No Image Available


Read more from TrainingZone

googletag.cmd.push(function() { googletag.display(‘div-gpt-ad-1705321608055-0’); });

EvaluationZone – special taster article


This special article, written exclusively by Paul Kearns for subscribers and those interested in finding out more about the EvaluationZone programme, looks at why learners should be doing more than just ticking happy sheets when they attend courses.

Evaluation is for the trainee not the trainer

Ask anyone in training why they are considering using evaluation and they are likely to reply that it will help them demonstrate their worth and thereby justify their existence. You might be surprised to know that this is not the main reason for doing evaluation and never will be because evaluation has much more to offer the trainee than it does the trainer. In fact, evaluation should not even be undertaken by the trainer but by the trainee themselves.

If you have never seen evaluation in this light before then consider this perspective. Have you ever tried to develop a manager, particularly in the soft skills area, maybe listening skills or empathising with their team? There are several pre-conditions that you have to get right if this type of development is to have any chance of being effective.

First, the manager must genuinely believe that they need development in soft skills. Now we can do this to a certain extent by asking their staff to give them feedback or by doing a simple analysis of where their strengths and weaknesses lay. We might convince the manager that they do indeed have a developmental need in this area but what if they do not accept it?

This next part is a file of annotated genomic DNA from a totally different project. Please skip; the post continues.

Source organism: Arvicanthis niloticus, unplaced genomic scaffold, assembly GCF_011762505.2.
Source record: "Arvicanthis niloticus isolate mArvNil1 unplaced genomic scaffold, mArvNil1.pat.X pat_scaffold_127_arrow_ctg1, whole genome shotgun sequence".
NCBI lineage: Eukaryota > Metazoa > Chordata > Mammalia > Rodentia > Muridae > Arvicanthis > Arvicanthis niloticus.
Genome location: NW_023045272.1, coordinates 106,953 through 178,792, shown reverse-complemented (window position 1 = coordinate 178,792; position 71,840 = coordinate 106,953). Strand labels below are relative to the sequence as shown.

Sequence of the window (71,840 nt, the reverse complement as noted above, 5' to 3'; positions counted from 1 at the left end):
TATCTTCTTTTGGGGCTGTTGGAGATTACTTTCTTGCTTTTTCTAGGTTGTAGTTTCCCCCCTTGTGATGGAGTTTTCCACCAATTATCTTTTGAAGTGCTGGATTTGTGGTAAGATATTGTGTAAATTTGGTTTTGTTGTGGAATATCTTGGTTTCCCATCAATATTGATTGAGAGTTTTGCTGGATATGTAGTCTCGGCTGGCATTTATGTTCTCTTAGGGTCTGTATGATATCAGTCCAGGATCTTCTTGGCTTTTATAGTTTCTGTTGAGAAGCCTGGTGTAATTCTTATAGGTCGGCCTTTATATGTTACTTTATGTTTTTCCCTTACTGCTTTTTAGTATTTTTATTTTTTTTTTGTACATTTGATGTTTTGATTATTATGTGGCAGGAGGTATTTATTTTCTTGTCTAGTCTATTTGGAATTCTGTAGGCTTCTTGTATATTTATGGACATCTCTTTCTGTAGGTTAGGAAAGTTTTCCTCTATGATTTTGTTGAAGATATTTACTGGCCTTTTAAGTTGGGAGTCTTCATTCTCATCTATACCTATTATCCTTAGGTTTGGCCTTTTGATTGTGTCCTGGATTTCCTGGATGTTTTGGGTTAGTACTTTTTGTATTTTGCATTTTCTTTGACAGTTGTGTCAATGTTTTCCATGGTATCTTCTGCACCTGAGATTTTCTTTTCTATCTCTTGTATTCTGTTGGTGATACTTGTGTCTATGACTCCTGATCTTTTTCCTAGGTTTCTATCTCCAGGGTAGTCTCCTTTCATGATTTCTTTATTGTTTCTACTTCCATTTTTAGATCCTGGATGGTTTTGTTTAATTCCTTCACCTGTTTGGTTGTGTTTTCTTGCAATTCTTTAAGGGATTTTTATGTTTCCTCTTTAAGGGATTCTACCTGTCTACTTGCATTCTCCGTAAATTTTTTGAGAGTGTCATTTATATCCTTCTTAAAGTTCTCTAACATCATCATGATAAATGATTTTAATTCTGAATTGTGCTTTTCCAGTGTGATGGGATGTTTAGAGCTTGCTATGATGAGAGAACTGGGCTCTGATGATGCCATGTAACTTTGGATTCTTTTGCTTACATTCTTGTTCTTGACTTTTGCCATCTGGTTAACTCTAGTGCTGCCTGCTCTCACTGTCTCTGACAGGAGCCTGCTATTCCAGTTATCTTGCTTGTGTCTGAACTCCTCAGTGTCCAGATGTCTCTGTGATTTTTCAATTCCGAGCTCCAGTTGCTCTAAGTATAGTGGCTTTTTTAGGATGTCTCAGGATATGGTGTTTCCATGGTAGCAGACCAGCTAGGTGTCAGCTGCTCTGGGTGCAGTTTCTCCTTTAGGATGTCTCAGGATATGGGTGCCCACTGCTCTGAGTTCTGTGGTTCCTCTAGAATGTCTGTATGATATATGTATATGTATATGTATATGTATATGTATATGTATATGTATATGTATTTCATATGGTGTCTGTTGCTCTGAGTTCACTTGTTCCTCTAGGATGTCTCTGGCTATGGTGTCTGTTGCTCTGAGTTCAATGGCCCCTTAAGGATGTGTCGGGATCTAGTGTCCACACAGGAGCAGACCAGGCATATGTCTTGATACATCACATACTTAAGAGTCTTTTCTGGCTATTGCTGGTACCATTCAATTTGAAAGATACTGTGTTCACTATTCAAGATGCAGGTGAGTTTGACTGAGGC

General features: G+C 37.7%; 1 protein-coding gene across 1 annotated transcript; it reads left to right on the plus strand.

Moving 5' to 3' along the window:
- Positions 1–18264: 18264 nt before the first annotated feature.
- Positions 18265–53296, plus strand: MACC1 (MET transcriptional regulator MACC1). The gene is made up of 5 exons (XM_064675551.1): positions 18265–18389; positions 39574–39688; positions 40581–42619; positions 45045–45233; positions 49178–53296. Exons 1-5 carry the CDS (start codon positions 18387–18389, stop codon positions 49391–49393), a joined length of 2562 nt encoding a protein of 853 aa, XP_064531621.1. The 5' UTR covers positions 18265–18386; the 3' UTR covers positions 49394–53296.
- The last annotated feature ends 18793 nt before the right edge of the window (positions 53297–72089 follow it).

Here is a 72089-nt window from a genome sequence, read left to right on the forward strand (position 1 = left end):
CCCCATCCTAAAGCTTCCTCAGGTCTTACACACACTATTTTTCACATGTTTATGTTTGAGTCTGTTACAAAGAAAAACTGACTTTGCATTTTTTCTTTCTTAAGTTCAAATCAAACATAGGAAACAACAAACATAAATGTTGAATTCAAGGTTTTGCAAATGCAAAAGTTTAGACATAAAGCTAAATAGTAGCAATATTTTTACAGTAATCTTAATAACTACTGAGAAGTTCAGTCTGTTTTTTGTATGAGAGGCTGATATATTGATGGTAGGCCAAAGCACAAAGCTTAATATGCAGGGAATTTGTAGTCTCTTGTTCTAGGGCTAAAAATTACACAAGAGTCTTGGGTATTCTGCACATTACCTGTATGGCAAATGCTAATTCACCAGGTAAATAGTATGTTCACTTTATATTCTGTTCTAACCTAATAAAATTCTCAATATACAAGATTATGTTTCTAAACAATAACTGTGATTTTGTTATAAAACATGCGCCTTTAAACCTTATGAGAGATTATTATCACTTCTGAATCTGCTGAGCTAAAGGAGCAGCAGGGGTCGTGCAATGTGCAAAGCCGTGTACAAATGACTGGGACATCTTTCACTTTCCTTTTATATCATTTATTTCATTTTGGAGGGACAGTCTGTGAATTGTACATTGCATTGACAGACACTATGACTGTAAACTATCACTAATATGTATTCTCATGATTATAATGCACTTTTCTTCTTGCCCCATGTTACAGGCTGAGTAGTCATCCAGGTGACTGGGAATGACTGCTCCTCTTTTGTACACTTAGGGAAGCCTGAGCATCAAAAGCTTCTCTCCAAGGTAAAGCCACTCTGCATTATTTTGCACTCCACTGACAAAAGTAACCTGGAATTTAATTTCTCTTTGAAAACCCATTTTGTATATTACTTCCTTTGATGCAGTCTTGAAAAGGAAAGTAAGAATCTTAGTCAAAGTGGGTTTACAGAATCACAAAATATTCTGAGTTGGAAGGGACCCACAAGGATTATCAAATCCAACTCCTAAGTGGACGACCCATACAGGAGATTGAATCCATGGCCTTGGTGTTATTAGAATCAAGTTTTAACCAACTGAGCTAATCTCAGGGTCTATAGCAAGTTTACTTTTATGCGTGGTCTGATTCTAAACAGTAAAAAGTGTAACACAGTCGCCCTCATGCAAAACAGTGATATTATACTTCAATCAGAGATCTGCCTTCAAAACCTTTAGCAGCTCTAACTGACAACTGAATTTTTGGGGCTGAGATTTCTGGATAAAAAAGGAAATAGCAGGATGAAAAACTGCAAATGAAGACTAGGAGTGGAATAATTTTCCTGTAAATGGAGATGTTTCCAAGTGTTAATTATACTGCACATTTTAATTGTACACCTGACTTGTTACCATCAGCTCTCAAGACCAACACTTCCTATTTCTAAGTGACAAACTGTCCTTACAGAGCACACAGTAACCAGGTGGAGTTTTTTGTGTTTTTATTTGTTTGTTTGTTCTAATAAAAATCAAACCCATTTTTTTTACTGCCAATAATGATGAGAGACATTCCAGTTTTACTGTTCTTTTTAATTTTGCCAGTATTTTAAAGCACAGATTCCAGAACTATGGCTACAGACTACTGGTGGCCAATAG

Second, even if the manager accepts the need for the training or development they may well ask whether these skills are relevant to the business. However, if an evaluation system is in place it forces the trainee to ask themselves the question 'if I improve my soft skills what difference will it make to the performance of my team?' If the manager concerned cannot see this link then what commitment do they have to learning new skills? In other words, evaluation encourages learning and this has always been the main purpose of evaluation.

Now, as trainers, we can ignore this question if we like and just organise a developmental intervention; whether it be a training programme or assigning a personal coach. In other words we can focus the training on the skills rather than the results. The problem with skipping this question though is how will the trainee know that: -

a. Their soft skills have improved?
b. These new skills are having the desired effect on the team?
c. The team's performance is improving and they are making a greater contribution to the business?

Asking the manager to go through this mental sequence before they are developed is an extraordinarily powerful learning tool. The learning starts immediately before the development intervention itself starts. And it is a no-lose situation.

If the manager cannot make the right connections then what use will the development be to them? So this means we have to get them to understand the real connections between soft skills and performance. If they do make the connection they are now, inevitably, much clearer in their own minds about what the development is meant to achieve and should have a much higher level of motivation in taking part.

When trainers realise what the real purpose of evaluation is and how little effort they have to put in they will see it in an entirely different light. Join EvaluationZone and see how to get your trainees to make it work for you.

More details about EvaluationZone
Subscribe to EvaluationZone


Get the latest from TrainingZone.

Elevate your L&D expertise by subscribing to TrainingZone’s newsletter! Get curated insights, premium reports, and event updates from industry leaders.


Thank you!